Dangers of Sun Tanning - Darker Side of SkinTan
During ancient times sun tanning was considered to have therapeutic benefits and thus most of the people use to sunbath considering its healing properties. Later on tanning of the skin became a fashion statement. In order to create a sunkissed skin, people began to use tanning oils. Today being tanned has become a status symbol and an overall health. You would also find a number of tanning salons around the country that has grown five times since the year 1991. Despite the serious health effects that are associated with tanning, its popularity continues to rise to no bounds.
It was only in the late 1970s that researchers began to link suntan with skin cancer. The ultraviolet rays constitute the sun rays which is one of the major causes of skin cancer. Depending on the wavelength of the ultraviolet rays, it is further classified into three rays. UVA, UVB and UVC. Earlier, the UVA and UVC were considered to have no effects on the skin. But recent researches have indicated that it is only the UVC, which does not seem to have any effect on the skin as it is absorbed by the ozone layer.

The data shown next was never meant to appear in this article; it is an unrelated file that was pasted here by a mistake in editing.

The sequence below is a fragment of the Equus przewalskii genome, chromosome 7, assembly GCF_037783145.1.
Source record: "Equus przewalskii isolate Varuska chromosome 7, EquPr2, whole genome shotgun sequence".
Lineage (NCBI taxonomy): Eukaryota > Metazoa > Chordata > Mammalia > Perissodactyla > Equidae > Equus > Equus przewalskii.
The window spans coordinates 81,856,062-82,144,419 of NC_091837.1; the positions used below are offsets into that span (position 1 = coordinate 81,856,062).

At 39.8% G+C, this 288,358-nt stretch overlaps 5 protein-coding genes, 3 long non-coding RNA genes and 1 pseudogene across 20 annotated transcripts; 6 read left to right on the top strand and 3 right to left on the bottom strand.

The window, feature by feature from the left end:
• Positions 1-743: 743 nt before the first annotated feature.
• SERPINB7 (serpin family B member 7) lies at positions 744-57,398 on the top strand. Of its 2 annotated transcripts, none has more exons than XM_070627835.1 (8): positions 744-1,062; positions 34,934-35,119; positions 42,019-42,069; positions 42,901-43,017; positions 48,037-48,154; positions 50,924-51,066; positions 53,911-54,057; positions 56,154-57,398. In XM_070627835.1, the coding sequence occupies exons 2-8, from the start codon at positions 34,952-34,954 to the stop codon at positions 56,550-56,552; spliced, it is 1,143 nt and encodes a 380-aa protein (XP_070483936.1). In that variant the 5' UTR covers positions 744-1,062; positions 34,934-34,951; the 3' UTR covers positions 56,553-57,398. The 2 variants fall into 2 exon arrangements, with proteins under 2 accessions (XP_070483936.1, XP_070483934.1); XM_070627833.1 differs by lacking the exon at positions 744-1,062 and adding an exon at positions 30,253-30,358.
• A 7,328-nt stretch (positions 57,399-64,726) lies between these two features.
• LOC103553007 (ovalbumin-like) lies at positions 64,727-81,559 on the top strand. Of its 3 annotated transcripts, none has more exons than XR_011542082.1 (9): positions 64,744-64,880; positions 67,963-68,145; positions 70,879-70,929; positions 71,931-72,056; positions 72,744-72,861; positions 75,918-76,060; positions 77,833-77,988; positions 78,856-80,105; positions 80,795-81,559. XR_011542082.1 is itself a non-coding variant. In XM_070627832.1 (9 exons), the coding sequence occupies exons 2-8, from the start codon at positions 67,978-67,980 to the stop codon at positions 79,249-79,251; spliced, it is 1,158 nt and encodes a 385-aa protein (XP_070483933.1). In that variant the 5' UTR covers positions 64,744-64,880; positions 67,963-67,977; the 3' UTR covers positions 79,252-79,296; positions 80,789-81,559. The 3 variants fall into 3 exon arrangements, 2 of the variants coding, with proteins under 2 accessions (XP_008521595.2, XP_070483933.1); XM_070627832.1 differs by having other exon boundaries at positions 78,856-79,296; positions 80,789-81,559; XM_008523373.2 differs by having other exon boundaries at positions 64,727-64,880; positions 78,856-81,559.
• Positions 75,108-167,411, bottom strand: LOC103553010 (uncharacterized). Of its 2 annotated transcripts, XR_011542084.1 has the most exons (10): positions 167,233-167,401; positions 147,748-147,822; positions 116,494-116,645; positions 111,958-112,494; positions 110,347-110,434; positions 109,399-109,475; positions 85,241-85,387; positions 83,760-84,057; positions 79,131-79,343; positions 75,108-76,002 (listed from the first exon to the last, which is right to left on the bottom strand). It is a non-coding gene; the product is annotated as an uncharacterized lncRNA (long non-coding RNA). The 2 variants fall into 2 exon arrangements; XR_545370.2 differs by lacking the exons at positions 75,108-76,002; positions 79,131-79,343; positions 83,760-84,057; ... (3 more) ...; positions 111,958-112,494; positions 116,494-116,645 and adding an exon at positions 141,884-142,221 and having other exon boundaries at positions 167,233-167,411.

UVA and UVB are the two rays that are said to cause skin cancer. In fact, UVA has been found to be a deeper penetrating radiation that causes more damage. No doubt the sun provides a number of health benefits but skin cancer is not what we are looking forward to. Vitamin D that we get from the sun is very essential for our health but to get it, we do not have to tan our skin. Just a small amount of sunlight suffices the requirement. It must be remembered that not only sunburn but a moderate amount of suntan can produce the same effect of causing skin cancer.
Of late the number of skin cancer patients has been rising enormously as a result of the UV radiation from the sun, tanning beds and sunlamps. Other than cancer, there are also a number of side effects that tanning of the skin induce. Some of these are early aging, freckles and sun spots, wrinkles, etc. It also suppresses your immune system and makes it weaker. The number of cases of melanoma is rising in the United States with an estimated 47,700 new cases and 7,700 deaths anticipated this year.